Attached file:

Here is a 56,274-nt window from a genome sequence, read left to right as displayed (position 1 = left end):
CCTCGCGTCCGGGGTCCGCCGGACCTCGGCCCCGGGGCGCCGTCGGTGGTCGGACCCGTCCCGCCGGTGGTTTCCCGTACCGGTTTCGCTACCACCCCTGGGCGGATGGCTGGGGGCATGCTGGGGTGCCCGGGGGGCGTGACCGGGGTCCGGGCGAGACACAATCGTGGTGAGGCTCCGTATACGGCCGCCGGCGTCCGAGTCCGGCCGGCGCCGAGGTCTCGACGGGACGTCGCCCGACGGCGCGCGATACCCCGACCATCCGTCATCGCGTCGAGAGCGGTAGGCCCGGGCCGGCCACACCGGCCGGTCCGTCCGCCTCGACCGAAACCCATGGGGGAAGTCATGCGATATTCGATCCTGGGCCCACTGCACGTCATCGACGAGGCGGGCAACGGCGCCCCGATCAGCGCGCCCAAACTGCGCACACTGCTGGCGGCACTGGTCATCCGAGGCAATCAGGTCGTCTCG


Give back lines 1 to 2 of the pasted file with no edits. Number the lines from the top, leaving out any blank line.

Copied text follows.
Here is a 56,274-nt window from a genome sequence, read left to right as displayed (position 1 = left end):
CCTCGCGTCCGGGGTCCGCCGGACCTCGGCCCCGGGGCGCCGTCGGTGGTCGGACCCGTCCCGCCGGTGGTTTCCCGTACCGGTTTCGCTACCACCCCTGGGCGGATGGCTGGGGGCATGCTGGGGTGCCCGGGGGGCGTGACCGGGGTCCGGGCGAGACACAATCGTGGTGAGGCTCCGTATACGGCCGCCGGCGTCCGAGTCCGGCCGGCGCCGAGGTCTCGACGGGACGTCGCCCGACGGCGCGCGATACCCCGACCATCCGTCATCGCGTCGAGAGCGGTAGGCCCGGGCCGGCCACACCGGCCGGTCCGTCCGCCTCGACCGAAACCCATGGGGGAAGTCATGCGATATTCGATCCTGGGCCCACTGCACGTCATCGACGAGGCGGGCAACGGCGCCCCGATCAGCGCGCCCAAACTGCGCACACTGCTGGCGGCACTGGTCATCCGAGGCAATCAGGTCGTCTCG